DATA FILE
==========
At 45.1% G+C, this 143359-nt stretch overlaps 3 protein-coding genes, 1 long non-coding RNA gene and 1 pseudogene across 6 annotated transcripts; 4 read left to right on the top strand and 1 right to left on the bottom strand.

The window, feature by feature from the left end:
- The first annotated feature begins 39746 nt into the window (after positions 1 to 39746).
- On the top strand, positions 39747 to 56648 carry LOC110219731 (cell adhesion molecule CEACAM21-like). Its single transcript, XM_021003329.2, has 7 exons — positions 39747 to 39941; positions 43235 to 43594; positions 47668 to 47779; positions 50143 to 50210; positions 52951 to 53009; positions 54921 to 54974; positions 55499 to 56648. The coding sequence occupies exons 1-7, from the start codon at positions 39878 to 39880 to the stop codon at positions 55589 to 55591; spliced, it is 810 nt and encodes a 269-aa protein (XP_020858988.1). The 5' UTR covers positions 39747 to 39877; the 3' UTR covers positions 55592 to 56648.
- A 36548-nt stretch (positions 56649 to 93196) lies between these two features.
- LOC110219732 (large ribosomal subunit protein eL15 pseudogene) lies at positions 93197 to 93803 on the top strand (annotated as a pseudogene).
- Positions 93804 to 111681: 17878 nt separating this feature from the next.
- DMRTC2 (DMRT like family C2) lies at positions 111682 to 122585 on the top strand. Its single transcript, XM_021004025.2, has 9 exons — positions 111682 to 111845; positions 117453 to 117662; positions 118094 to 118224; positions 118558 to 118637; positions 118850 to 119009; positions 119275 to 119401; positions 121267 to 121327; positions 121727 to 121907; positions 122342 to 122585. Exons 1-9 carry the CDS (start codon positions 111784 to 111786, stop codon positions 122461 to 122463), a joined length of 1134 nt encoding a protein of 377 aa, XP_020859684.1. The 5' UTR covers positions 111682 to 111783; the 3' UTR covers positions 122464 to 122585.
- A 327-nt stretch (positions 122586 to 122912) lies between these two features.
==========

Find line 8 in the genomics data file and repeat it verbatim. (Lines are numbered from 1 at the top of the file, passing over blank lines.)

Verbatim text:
- DMRTC2 (DMRT like family C2) lies at positions 111682 to 122585 on the top strand. Its single transcript, XM_021004025.2, has 9 exons — positions 111682 to 111845; positions 117453 to 117662; positions 118094 to 118224; positions 118558 to 118637; positions 118850 to 119009; positions 119275 to 119401; positions 121267 to 121327; positions 121727 to 121907; positions 122342 to 122585. Exons 1-9 carry the CDS (start codon positions 111784 to 111786, stop codon positions 122461 to 122463), a joined length of 1134 nt encoding a protein of 377 aa, XP_020859684.1. The 5' UTR covers positions 111682 to 111783; the 3' UTR covers positions 122464 to 122585.